There’s a mul­ti­tude of things that could help or hin­der epistemics. In­tel­li­gence, per­sonal nu­tri­tion, room light­ing, cul­ture, eco­nomic in­cen­tives, math­e­mat­i­cal knowl­edge, ac­cess to ex­per­tise, add-ons to Trello. If “Effec­tive Epistemics” were an aca­demic dis­ci­pline, it wouldn’t at­tempt to en­g­ineer ad­vanced epistemic se­tups, but rather it would sur­vey the space of near and pos­si­ble op­tions to provide or­der­ings. Think “cause pri­ori­ti­za­tion.”

Effec­tive Altru­ism typ­i­cally fo­cuses on max­i­miz­ing the po­ten­tial of large mon­e­tary dona­tions and per­sonal ca­reers. I’d imag­ine Effec­tive Epistemics would fo­cus more on max­i­miz­ing the im­pact of smaller amounts of effort. For ex­am­ple, per­haps it would be iden­ti­fied that if a group of fore­cast­ers all spent 30 hours study­ing in­for­ma­tion the­ory, they could do a 2% bet­ter job in their fu­ture work. My guess is that epistemic in­ter­ven­tion es­ti­ma­tions would be more challeng­ing than hu­man welfare cost-effec­tive­ness calcu­la­tions, so things would prob­a­bly be­gin on a more coarse level. Think longter­mist pri­ori­ti­za­tion (vague and messy), not global welfare pri­ori­ti­za­tion (de­tailed es­ti­mates of lives saved per dol­lar).

Per­haps the most im­por­tant goal for “Effec­tive Epistemics” is to re­ori­ent read­ers to what we care about when we say epistemics. I’m quite para­noid about peo­ple defin­ing epistemics too nar­rowly and ig­nor­ing in­ter­ven­tions that might be wildly suc­cess­ful, but strange.

This para­noia largely comes from the writ­ings of Peter Drucker on hav­ing cor­rect goals, in or­der to ac­tu­ally op­ti­mize for the right things. For ex­am­ple, a school “op­ti­miz­ing ed­u­ca­tion for get­ting peo­ple jobs” might be­gin with High School stu­dents at one point when those are the high­est im­pact. But if things change and they rec­og­nize there are new op­por­tu­ni­ties to ed­u­cate adults, maybe they should jump to pri­ori­tize night school. Per­haps with on­line ed­u­ca­tion they should close down their phys­i­cal build­ing and be­come an on­line-only non­profit fo­cussed on in­ter­na­tional stu­dents with­out great lo­cal schools. It can be very easy to fall into the pat­tern of try­ing to “be a bet­ter con­ven­tional High School than the other con­ven­tional High Schools, on the con­ven­tional mea­sures”, even if what one re­ally cares about upon re­flec­tion is the max­i­miza­tion of value from ed­u­ca­tion.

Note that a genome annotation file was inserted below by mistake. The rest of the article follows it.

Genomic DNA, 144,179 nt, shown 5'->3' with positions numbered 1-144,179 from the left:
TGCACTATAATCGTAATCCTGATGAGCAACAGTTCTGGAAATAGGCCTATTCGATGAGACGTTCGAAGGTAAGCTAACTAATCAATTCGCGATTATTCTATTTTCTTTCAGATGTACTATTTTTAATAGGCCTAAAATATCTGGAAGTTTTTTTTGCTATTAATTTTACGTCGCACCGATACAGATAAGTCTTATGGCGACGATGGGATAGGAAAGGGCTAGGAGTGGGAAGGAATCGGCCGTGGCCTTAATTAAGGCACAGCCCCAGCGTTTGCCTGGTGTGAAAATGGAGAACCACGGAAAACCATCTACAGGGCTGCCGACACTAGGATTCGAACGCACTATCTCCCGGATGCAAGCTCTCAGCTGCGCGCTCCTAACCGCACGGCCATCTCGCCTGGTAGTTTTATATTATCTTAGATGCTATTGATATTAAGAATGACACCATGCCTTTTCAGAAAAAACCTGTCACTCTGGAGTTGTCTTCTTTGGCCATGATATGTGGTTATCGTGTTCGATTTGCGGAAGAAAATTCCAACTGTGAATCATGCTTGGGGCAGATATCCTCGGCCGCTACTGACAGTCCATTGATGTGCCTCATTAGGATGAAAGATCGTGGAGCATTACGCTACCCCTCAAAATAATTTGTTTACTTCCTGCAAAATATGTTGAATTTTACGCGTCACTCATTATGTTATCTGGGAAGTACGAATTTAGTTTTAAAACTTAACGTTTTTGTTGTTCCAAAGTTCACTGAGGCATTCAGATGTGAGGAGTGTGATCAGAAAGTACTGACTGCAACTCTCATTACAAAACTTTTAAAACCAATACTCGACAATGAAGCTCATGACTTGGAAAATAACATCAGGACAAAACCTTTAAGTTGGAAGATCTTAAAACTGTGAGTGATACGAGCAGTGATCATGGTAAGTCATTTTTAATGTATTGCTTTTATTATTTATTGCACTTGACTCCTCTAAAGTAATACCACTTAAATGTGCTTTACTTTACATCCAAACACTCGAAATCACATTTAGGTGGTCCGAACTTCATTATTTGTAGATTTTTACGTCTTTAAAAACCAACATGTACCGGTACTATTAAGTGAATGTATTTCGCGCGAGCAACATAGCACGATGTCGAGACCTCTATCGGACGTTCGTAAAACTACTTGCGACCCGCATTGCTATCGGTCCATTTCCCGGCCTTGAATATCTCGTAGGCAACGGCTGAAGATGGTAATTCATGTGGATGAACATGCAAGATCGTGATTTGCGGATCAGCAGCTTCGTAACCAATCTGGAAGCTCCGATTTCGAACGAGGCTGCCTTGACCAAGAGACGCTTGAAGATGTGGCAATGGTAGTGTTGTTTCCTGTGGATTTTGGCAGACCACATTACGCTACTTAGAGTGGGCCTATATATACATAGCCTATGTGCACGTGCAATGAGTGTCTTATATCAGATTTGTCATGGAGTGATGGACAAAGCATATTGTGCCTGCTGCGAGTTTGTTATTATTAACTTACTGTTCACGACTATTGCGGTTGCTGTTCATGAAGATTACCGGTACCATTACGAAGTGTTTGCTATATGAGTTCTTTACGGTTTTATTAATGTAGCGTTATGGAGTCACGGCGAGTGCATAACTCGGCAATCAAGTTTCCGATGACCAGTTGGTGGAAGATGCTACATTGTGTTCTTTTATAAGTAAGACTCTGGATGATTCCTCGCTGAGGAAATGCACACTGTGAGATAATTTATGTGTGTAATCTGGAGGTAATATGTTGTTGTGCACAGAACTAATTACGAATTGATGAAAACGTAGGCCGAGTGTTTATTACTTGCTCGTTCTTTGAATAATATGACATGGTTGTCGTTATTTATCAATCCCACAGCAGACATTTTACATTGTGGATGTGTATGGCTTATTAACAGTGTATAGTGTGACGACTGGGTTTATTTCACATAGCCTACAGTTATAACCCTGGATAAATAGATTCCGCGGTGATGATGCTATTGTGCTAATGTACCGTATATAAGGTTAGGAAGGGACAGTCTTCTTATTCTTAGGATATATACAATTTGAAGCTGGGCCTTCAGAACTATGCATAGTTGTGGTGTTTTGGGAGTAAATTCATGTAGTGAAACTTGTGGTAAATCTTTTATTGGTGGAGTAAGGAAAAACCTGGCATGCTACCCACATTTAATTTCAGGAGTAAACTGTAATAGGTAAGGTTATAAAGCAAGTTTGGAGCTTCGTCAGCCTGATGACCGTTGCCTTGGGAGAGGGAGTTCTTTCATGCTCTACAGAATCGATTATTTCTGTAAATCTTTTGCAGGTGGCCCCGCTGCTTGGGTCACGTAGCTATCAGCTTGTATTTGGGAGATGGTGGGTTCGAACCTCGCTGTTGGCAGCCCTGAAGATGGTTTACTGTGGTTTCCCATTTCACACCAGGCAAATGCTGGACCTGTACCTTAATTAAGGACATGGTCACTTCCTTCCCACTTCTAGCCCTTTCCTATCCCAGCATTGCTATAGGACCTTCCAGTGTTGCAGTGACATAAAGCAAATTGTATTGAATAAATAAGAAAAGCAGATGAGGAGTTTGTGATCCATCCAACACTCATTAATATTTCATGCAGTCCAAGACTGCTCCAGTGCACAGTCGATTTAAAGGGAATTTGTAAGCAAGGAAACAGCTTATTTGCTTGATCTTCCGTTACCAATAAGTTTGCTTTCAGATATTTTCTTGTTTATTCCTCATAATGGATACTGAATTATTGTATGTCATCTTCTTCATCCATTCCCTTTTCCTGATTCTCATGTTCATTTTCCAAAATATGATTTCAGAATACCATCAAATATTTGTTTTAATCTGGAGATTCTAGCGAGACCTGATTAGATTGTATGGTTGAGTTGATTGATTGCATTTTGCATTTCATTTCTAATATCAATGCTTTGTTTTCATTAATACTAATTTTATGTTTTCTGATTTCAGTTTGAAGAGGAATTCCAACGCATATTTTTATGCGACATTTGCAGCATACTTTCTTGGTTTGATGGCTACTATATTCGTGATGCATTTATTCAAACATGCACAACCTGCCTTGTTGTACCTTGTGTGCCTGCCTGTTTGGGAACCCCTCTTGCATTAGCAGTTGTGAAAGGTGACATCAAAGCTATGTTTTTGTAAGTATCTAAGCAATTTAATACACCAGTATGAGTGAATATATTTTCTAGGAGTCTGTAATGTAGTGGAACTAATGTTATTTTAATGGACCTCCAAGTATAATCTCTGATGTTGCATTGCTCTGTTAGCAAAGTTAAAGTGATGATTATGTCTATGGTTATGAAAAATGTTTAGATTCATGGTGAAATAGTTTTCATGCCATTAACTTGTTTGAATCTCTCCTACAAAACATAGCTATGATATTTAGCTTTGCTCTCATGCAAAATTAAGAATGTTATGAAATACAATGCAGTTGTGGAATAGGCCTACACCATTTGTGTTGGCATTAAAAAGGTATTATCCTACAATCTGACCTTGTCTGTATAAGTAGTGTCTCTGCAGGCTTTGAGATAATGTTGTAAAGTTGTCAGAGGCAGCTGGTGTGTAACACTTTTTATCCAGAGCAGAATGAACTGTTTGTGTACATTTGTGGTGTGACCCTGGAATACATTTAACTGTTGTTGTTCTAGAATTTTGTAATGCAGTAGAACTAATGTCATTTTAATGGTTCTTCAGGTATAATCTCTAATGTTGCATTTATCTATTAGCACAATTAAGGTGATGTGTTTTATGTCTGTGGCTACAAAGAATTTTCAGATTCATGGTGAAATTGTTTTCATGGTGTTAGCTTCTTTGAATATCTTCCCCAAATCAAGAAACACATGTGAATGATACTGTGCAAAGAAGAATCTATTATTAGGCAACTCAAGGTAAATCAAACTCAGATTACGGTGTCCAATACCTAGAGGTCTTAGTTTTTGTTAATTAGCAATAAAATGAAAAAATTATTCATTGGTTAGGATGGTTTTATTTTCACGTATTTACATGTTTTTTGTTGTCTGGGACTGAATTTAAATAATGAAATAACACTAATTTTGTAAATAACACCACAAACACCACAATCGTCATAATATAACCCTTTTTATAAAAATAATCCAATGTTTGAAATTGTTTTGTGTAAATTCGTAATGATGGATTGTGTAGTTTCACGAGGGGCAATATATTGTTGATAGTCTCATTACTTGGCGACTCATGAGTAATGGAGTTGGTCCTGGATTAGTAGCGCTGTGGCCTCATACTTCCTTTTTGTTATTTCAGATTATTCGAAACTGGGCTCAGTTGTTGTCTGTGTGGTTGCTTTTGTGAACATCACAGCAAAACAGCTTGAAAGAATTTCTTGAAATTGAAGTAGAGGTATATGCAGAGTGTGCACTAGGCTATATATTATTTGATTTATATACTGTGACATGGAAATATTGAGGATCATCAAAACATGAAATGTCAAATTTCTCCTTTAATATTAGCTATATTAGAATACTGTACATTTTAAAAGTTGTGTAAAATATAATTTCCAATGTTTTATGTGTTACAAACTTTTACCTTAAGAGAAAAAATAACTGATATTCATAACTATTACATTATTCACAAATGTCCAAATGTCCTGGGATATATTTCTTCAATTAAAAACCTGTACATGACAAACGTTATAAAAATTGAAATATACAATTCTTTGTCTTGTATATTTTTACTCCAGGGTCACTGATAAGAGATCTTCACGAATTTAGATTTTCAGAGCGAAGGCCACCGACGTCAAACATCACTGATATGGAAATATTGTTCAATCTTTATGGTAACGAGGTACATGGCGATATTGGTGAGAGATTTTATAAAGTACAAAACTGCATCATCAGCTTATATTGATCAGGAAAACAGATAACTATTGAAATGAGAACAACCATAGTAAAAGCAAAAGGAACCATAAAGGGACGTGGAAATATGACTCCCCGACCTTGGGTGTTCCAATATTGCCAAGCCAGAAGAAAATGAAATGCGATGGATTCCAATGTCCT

Epistemic Progress

“Epistemic Progress” points to sub­stan­tial changes in epistemic abil­ities. Progress Stud­ies is an in­ter­est­ing new effort to study the long term progress of hu­man­ity. So far it seems to have a strong em­pha­sis on sci­en­tific and en­g­ineer­ing efforts, which makes a lot of sense as these are very easy to mea­sure over time. There have been a few in­ter­est­ing posts on epistemics but these are a minor­ity. This post on Science in An­cient China seems par­tic­u­larly rele­vant.

His­toric epistemic changes are challeng­ing to define and mea­sure, but they are still pos­si­ble to study. It seems clear in ret­ro­spect that the Re­nais­sance and En­light­en­ment pre­sented sig­nifi­cant gains, and the In­ter­net led to a com­plex mesh of benefits and losses. One should even­tu­ally cre­ate in­dices on “epistemic abil­ities” and track these over time and be­tween com­mu­ni­ties.